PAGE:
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Earth Science

Trillions of Plastic Pieces May Be Trapped In Arctic Ice 136

sciencehabit (1205606) writes "Humans produced nearly 300 million tons of plastic in 2012, but where does it end up? A new study has found plastic debris in a surprising location: trapped in Arctic sea ice. As the ice melts, it could release a flood of floating plastic onto the world. From the article: 'Scientists already knew that microplastics—polymer beads, fibers, or fragments less than 5 millimeters long—can wind up in the ocean, near coastlines, or in swirling eddies such as the Great Pacific Garbage Patch. But Rachel Obbard, a materials scientist at Dartmouth College, was shocked to find that currents had carried the stuff to the Arctic.'"
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Trillions of Plastic Pieces May Be Trapped In Arctic Ice

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  • This reminds me of that passage in Gene Wolfe's The Book of the New Sun [] where the inhabitants of a far-future Earth note how the debris of past ages is all around them:

    I have heard those who dig for their livelihood say there is no land anywhere in which they can trench without turning up the shards of the past. No matter where the spade turns the soil, it uncovers broken pavements and corroding metal; and scholars write that the kind of sand that artists call polychrome (because flecks of every color are mixed with its whiteness) is actually not sand at all, but the glass of the past, now pounded to powder by aeons of tumbling in the clamorous sea.

    Instead of aeons needed to turn glass to microparticles, humanity has managed to litter the seas with plastic bits in only around a century. If humanity goes extinct, perhaps one day visitors from another planet would know there was once sentient life here from the remains of our PET bottles and beer six-pack rings in the ice?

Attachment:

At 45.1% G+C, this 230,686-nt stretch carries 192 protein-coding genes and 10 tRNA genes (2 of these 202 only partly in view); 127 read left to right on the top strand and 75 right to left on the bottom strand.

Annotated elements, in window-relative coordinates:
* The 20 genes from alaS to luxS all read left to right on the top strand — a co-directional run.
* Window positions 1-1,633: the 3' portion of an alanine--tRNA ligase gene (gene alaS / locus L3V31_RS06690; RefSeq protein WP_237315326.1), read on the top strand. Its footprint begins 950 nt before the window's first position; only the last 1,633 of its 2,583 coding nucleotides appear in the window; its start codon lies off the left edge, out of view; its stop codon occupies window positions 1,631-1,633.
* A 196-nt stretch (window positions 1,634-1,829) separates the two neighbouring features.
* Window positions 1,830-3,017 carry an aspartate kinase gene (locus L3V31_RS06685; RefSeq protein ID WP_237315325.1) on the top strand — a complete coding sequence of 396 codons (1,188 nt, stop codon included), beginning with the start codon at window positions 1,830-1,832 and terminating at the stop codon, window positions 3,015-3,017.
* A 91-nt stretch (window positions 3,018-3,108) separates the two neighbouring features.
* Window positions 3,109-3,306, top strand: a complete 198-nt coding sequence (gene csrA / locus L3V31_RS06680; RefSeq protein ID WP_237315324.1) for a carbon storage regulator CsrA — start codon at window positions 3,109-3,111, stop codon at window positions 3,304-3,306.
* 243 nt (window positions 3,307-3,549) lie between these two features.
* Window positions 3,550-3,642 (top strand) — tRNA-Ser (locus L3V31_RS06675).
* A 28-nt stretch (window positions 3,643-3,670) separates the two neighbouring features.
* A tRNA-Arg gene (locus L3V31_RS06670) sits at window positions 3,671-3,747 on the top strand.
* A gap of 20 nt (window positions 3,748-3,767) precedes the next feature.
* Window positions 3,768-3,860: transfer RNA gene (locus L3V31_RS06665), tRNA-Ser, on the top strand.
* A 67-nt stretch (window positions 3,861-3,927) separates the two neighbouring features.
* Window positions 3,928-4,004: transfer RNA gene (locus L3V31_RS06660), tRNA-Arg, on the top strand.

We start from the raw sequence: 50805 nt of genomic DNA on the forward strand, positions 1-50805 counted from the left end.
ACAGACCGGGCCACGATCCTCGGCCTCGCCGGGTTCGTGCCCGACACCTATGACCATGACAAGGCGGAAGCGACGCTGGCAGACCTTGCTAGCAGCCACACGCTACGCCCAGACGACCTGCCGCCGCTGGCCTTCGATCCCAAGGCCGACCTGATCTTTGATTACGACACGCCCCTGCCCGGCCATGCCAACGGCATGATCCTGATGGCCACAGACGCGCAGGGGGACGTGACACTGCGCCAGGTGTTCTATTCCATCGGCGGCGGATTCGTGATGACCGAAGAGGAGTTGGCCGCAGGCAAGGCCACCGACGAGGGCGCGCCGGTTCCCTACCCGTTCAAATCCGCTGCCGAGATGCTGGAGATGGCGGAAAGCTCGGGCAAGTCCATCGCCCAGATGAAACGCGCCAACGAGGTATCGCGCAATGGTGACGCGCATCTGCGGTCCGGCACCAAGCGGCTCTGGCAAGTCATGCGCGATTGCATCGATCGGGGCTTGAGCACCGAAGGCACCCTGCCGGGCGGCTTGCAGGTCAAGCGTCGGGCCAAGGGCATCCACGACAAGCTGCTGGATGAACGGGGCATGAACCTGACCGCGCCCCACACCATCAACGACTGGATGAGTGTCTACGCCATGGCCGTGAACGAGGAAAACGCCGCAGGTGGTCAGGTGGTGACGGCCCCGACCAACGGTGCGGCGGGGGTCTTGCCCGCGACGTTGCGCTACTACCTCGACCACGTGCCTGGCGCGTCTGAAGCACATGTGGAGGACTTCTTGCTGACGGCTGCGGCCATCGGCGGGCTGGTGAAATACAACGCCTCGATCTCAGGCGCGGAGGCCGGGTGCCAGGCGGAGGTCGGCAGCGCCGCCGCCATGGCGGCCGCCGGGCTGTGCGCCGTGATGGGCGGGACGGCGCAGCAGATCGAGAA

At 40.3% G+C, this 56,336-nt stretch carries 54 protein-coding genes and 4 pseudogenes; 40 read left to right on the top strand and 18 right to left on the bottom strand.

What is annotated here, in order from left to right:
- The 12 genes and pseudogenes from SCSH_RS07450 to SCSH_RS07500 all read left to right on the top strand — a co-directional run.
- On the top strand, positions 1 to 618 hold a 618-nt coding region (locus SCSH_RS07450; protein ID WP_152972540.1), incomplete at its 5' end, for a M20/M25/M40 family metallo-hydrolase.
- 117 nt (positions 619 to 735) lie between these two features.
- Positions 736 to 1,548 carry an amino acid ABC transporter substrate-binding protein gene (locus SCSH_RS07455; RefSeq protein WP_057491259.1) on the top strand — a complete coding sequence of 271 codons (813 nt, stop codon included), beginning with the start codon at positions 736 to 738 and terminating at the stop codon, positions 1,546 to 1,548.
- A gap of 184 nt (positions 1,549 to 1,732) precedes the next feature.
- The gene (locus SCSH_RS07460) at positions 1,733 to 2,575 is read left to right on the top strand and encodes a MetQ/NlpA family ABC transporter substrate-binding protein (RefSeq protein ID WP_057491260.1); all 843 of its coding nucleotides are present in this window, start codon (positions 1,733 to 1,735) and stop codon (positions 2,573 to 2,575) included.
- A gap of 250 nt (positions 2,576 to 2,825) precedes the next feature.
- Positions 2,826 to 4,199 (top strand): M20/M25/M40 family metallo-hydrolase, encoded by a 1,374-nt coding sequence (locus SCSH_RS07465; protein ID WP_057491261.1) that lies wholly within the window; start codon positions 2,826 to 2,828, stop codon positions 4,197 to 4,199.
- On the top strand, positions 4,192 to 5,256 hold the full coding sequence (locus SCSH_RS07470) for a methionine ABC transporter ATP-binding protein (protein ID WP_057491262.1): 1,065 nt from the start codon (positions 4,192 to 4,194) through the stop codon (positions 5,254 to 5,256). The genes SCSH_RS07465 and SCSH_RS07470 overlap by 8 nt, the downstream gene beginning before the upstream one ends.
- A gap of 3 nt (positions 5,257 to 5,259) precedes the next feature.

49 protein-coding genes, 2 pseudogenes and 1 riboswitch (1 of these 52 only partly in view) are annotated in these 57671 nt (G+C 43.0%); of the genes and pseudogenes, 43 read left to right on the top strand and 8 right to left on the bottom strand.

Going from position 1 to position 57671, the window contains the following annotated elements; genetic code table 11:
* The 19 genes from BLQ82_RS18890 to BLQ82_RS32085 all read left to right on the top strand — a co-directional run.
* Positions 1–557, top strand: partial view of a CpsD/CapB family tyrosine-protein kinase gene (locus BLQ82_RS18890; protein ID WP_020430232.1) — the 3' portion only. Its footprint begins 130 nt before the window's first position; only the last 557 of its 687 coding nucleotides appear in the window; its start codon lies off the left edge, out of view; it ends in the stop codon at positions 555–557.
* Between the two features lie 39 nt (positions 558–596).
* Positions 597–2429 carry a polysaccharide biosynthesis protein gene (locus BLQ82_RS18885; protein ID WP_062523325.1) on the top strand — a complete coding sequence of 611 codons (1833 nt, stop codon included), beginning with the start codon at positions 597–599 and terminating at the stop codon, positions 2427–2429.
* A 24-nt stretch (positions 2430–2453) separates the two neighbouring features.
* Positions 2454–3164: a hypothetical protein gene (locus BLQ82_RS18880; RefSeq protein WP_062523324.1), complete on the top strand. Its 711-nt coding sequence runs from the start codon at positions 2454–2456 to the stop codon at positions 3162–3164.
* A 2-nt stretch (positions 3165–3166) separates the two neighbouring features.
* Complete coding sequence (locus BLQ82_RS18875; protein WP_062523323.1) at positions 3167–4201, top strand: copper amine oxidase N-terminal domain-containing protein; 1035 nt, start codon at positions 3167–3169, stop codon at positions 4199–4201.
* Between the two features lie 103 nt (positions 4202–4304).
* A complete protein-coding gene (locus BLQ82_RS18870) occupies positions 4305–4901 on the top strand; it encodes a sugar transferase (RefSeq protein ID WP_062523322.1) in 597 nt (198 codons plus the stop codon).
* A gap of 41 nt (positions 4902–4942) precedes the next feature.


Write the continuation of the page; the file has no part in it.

• by dinfinity ( 2300094 ) on Friday May 23, 2014 @05:57AM (#47072981)

    nearly 300 million tons of plastic in 2012 [...] reaching 288 million tonnes in 2012 []

    Estimates of how much of that production has been trapped in Arctic ice provided in the article:
    - "[some of] much of [the total amount of plastic produced]"
    - "more than 1 trillion pieces of plastic"
    - "abundances of hundreds of ['fragments less than 5 millimeters long' selected using a microscope] per cubic meter"

    Would have really hurt to estimate the weight of those fragments? One plastic bag could easily end up as a million pieces of plastic. About one plastic bag or 10 grams of plastic per 10.000 cubic meters sounds a lot less dramatic, I guess.

  • by nimbius ( 983462 ) on Friday May 23, 2014 @05:58AM (#47072985) Homepage
    these tiny bits exist for a few reasons.
    1. Natural photodegradation permits older plastics to disintegrate into smaller pieces. new plastics impregnated with photo-inhibitors resist this for a seemingly infinite span of time unfortunately.
    2. industrial processes like bead-blasting and resurfacing may sometimes rely on plastics instead of formed metal shot as its cheaper in many cases. plastics are also often fluid-formed from tiny pellets or beads shipped across the world, so naturally losing a conex full of them would contribute.
    3. cosmetics. Pomace, apricot and peach pits used to act as surfactants in many soaps however seasonal limitations of production and particulate dimension were always a factor. They also didnt perform well in gelatinous suspensions like body washes. reprocessing and shredding waste plastics from other manufacturing processes however proved far more economical and reliable. As a result, the "micro beads" in your bottle of Gillette body wash are likely made from reprocessed Gillette body wash bottles that were damaged or defective during the injection moulding process.

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